3) The 1935 Banking Act stripped power from regional governors of the Federal Reserve Banks and moved it to the Board of Governors in Washington, where it could be controlled by treasury more effectively.

4) During war times, the Fed has repeatedly submitted to interests of the Treasury. For example, in WW II, the Fed pledged to keep the interest rate on Treasury bills fixed at 0.375 percent, thereby monetizing the US national debt and devaluing the dollar.

5) Fed has been recruited by the Treasury to help finance numerous interventions in gold and currency markets.

6) etc...

Conclusion: Washington influence is a far bigger threat to the Fed's independence (or lack thereof) and the dollar's value than Wall Street. This connection needs to be severed to restore honest money to the US. For example, the monetary authority which replaces the Fed should NOT be based in Washington DC.

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24 Responses to *****Chairmen of the Federal Reserve And Washington Influence*****

  1. Gunther says:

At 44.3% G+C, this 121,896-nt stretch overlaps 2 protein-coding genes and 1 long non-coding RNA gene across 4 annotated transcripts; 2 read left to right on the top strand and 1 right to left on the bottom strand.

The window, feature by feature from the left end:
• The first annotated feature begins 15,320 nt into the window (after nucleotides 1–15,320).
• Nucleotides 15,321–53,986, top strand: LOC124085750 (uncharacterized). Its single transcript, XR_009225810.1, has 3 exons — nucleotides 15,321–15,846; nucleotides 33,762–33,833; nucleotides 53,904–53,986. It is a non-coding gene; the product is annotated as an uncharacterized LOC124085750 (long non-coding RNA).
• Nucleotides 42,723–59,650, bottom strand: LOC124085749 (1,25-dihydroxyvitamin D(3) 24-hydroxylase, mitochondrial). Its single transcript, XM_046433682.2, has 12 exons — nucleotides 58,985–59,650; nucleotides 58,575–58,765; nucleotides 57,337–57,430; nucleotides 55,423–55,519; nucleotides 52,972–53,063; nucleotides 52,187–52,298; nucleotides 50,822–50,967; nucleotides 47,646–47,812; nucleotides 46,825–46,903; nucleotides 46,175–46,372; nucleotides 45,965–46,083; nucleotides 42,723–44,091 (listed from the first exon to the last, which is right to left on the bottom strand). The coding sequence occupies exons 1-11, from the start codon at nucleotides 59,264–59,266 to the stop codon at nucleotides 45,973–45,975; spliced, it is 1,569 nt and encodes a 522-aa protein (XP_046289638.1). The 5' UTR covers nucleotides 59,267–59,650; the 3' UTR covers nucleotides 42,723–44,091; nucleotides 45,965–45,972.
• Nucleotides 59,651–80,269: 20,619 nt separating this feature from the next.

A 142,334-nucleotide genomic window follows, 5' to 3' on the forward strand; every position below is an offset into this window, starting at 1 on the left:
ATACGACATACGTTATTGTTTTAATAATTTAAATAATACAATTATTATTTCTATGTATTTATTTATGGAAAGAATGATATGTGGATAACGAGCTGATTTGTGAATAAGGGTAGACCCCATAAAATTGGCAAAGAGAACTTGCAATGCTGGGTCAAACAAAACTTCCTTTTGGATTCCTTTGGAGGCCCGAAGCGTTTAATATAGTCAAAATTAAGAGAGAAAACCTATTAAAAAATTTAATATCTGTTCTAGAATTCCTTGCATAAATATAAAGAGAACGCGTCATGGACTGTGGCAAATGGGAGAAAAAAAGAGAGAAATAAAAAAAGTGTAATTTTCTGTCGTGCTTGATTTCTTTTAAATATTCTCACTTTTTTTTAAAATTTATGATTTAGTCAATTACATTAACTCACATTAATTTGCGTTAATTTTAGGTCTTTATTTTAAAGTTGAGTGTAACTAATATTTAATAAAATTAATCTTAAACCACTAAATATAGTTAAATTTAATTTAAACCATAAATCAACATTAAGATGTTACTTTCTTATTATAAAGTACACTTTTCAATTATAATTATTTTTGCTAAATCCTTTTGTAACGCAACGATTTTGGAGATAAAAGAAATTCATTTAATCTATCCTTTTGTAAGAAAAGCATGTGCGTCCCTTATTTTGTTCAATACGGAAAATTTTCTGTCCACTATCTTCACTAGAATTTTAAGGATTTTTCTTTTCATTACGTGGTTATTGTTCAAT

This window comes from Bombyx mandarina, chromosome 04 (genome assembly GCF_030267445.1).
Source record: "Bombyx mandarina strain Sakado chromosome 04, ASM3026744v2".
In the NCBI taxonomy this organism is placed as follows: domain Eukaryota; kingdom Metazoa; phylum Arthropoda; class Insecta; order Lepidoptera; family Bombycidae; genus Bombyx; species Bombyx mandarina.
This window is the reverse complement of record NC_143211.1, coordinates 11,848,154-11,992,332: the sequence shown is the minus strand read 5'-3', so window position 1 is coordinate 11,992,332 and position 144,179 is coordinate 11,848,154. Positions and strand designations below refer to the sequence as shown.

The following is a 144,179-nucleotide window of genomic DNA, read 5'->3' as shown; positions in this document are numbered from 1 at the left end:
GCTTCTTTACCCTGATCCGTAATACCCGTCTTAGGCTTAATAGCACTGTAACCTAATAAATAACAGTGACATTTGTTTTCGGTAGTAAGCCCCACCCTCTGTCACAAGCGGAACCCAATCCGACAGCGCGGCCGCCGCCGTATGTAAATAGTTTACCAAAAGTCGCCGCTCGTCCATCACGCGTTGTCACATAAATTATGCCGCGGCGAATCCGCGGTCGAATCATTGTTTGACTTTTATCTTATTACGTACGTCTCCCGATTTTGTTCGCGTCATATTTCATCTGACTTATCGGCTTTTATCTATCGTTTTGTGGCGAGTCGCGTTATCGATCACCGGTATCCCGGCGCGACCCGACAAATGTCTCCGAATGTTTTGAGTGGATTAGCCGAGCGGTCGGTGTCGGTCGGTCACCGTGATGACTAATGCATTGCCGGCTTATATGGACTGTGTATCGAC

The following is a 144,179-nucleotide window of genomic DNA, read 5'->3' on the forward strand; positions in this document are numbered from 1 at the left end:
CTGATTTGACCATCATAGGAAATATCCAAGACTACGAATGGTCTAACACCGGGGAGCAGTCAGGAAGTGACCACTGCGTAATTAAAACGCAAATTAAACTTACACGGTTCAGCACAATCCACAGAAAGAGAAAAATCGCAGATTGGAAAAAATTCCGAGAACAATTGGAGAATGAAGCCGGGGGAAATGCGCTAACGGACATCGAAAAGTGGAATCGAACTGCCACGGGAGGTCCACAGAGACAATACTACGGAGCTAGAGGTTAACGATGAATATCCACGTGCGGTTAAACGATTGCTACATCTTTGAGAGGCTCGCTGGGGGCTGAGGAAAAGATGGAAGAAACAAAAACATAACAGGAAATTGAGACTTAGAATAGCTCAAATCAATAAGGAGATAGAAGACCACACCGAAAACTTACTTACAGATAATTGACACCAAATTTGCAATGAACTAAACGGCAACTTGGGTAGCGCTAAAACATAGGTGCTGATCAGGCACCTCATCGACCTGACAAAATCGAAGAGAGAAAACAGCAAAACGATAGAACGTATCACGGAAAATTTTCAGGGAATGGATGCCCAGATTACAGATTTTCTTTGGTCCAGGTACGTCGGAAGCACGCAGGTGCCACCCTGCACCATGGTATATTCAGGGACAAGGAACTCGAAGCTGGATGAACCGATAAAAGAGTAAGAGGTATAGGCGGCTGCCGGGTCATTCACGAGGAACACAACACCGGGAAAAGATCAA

Hello Eric,
    is it possible to display the value-loss of the Dollar on a logarithmic scale?
    This would show better what is happening right now.
    The inflation numbers are official; how would the graph look with shadowstats' numbers?

  2. Anonymous says:

    excellent writeup thus far. Thank you!! Dollar value prior to the fed would be interesting.

    Guess? The root of all evil is my best guess without getting into details.

  3. Anonymous says:

    simplistically, that the dollar is truly about to plummet and/or that we're due for another major war?

  4. Anonymous says:

    Guess on the subject to write about next: When needs must, print dollars!

  5. Anonymous says: